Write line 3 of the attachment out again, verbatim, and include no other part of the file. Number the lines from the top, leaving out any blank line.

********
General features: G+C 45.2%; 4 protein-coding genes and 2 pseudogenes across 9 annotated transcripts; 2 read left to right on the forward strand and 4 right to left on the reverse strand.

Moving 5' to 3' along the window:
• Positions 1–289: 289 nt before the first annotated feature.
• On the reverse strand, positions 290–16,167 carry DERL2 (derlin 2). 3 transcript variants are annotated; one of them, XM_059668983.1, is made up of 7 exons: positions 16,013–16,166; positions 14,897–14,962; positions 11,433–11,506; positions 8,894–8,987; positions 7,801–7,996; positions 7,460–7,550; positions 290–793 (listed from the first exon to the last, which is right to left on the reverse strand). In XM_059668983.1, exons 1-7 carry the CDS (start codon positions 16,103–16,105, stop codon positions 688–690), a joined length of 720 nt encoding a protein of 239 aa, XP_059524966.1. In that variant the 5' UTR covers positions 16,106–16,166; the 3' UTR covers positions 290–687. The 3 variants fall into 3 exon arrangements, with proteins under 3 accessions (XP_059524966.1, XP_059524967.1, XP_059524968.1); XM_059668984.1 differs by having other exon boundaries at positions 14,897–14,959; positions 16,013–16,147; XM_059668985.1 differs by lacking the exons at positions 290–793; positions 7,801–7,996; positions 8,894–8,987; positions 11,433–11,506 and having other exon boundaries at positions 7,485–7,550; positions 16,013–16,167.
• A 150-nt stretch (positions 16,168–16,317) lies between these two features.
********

• Positions 1–289: 289 nt before the first annotated feature.